Eight commercial lots are being tendered in additional to residential plots

The Government of Yukon Main Administration Building in Whitehorse on Aug. 21. The Canada Border Services Agency announced Nov. 26 that they have laid charges against six people, including one Government of Yukon employee, connected to immigration fraud that involved forged Yukon government documents. (Crystal Schick/Yukon News file)
Charges laid in immigration fraud scheme, warrant out for former Yukon government employee

Permanent residency applications were submitted with fake Yukon government documents

Whitehorse City Hall. (Joel Krahn/Yukon News file)
City hall, briefly

A look at decisions made by Whitehorse city council this week

Karen Wenkebach has been appointed as a judge for the Yukon Supreme Court. (Yukon News file)
New justice appointed

Karen Wenckebach has been appointed as a judge for the Supreme Court… Continue reading

Catherine Constable, the city’s manager of legislative services, speaks at a council and senior management (CASM) meeting about CASM policy in Whitehorse on June 13, 2019. Constable highlighted research showing many municipalities require a lengthy notice period before a delegate can be added to the agenda of a council meeting. Under the current Whitehorse procedures bylaw, residents wanting to register as delegates are asked to do so by 11 a.m. on the Friday ahead of the council meeting. (Crystal Schick/Yukon News file)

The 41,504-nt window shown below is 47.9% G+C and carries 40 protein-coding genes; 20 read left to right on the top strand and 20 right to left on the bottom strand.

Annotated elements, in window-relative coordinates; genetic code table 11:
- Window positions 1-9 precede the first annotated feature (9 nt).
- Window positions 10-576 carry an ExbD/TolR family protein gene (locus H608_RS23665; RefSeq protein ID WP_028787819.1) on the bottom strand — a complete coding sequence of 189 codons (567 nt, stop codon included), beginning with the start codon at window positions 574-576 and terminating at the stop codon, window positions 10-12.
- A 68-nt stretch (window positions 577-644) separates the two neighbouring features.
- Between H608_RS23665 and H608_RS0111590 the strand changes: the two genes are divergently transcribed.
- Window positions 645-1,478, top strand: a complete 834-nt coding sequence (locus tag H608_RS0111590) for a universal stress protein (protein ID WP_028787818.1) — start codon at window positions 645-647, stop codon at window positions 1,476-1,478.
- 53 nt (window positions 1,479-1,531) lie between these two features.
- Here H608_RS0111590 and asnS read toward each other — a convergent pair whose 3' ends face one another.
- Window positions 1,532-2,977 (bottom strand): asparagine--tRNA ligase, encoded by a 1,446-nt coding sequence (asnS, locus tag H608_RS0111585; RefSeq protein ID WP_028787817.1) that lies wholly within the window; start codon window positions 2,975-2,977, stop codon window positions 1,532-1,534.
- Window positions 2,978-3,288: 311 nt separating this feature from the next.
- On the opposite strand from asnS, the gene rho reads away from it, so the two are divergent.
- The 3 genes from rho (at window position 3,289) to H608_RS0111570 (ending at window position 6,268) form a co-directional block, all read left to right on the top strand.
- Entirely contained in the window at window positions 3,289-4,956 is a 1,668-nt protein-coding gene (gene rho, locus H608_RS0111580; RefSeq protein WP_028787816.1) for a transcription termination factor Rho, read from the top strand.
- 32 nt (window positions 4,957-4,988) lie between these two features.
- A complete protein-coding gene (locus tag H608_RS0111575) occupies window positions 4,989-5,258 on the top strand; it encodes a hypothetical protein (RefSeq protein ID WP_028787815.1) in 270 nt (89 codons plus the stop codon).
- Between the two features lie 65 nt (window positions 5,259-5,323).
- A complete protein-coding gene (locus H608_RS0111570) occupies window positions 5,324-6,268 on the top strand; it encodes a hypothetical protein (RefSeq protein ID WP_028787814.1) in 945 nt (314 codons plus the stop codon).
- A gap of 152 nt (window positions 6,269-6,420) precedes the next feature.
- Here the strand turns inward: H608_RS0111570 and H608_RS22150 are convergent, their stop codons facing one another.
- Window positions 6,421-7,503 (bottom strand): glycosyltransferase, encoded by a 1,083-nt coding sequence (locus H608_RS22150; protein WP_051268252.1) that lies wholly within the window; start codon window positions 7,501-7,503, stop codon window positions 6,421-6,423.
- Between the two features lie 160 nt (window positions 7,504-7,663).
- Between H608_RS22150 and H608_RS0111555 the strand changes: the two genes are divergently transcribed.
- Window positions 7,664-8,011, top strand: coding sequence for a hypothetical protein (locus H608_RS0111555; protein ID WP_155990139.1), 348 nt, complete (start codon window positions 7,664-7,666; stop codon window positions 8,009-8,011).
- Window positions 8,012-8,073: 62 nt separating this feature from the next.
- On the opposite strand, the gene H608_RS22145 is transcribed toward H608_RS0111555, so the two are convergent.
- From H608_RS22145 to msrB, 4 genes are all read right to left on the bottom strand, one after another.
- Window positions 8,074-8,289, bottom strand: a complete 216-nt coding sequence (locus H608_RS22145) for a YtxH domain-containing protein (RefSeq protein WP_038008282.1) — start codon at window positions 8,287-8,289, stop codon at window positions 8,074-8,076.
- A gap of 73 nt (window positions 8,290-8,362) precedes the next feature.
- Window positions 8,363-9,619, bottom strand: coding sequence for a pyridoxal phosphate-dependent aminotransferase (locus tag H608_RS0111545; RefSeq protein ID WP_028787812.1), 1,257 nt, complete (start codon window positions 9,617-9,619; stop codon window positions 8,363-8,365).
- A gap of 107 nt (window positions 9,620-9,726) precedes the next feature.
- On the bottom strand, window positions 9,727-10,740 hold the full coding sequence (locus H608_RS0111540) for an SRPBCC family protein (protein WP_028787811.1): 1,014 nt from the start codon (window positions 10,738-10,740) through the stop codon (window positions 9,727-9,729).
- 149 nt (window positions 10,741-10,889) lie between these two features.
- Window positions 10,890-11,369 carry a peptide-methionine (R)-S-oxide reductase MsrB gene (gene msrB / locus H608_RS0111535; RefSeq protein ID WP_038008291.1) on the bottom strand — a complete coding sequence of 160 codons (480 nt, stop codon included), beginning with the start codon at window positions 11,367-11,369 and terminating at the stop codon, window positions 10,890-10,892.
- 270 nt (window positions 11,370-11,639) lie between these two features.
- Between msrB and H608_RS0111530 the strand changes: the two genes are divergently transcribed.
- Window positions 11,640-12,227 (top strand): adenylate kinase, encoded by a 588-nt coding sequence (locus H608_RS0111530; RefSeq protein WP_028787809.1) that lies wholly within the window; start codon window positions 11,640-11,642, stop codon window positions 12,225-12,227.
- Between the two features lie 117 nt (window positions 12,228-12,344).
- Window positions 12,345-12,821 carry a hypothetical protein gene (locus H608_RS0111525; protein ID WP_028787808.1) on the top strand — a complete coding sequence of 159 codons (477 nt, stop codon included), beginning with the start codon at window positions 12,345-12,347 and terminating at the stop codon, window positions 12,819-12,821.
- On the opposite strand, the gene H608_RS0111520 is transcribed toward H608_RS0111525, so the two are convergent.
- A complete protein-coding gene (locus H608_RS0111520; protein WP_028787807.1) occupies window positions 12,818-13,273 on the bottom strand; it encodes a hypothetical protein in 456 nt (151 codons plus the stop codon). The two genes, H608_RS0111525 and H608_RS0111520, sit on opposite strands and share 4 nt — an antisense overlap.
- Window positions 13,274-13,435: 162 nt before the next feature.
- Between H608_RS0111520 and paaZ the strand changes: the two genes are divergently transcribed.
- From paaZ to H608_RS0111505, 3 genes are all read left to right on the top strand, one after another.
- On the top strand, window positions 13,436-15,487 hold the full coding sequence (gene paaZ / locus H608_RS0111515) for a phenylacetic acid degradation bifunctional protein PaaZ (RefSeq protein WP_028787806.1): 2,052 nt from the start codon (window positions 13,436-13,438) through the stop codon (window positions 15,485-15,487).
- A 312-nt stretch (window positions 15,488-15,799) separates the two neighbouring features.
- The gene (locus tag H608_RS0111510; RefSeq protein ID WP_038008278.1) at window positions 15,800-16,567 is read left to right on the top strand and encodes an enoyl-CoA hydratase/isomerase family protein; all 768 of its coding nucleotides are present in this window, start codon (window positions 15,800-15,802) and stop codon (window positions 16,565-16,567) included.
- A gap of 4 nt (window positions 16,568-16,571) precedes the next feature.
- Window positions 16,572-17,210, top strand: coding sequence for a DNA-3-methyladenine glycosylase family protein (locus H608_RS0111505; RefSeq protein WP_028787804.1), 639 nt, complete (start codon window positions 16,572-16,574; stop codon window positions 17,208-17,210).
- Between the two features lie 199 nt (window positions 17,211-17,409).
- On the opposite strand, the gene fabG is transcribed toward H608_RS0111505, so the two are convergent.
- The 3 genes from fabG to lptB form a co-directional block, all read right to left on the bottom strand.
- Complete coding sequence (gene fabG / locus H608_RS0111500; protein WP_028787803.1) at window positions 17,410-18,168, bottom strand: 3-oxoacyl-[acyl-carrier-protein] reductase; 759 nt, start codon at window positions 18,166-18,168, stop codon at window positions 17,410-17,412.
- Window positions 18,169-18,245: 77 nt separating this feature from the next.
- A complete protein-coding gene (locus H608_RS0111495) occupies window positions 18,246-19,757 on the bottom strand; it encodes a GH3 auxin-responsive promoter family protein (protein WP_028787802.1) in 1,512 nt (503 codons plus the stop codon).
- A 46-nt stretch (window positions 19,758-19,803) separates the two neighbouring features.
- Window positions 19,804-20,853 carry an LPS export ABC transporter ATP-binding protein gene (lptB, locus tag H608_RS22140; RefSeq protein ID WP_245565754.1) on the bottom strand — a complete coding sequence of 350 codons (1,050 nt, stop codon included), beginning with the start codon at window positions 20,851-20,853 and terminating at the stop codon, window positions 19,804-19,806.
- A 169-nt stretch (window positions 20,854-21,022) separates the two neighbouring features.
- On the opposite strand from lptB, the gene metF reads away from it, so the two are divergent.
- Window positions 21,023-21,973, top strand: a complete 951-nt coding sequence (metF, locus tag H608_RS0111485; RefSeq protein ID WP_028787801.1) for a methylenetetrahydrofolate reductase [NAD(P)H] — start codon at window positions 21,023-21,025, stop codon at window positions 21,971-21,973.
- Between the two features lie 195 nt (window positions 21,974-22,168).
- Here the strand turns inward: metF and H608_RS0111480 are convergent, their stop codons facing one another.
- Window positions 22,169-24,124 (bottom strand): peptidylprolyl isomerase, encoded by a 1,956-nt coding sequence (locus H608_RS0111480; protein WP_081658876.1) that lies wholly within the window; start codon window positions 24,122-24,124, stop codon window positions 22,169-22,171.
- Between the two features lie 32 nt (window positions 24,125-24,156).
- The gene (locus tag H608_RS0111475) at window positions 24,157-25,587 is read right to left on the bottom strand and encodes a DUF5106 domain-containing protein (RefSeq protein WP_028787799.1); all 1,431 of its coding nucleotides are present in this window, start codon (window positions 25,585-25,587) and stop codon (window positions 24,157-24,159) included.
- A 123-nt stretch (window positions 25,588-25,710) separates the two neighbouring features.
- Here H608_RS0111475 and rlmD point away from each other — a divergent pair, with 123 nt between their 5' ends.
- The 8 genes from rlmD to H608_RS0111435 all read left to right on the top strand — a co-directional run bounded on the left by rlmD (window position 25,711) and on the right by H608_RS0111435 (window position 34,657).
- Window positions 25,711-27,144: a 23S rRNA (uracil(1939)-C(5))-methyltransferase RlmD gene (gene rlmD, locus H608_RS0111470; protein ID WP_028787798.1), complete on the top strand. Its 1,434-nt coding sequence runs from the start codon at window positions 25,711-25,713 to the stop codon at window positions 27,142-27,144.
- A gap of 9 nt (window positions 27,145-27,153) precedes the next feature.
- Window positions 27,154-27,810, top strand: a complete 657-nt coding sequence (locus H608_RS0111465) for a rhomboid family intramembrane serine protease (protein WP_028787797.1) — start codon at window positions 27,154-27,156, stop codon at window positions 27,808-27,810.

Changes continue to be contemplated for procedures bylaw

Registration deadline may be altered for delegates

Cody Pederson of the CA Storm walks around LJ’s Sabres player Clay Plume during the ‘A’ division final of the 2019 Yukon Native Hockey Tournament. The 2021 Yukon Native Hockey Tournament, scheduled for March 25 to 28 in Whitehorse next year, was officially cancelled on Nov. 24 in a press release from organizers. (John Hopkins-Hill/Yukon News file)
2021 Yukon Native Hockey Tournament cancelled

The 2021 Yukon Native Hockey Tournament, scheduled for March 25 to 28… Continue reading

Lev Dolgachov/123rf
The Yukon’s Information and Privacy Commissioner stressed the need to safeguard personal information while shopping this holiday season in a press release on Nov. 24.
Information and Privacy Commissioner issues reminder about shopping

The Yukon’s Information and Privacy Commissioner Diane McLeod-McKay stressed the need to… Continue reading

Most Read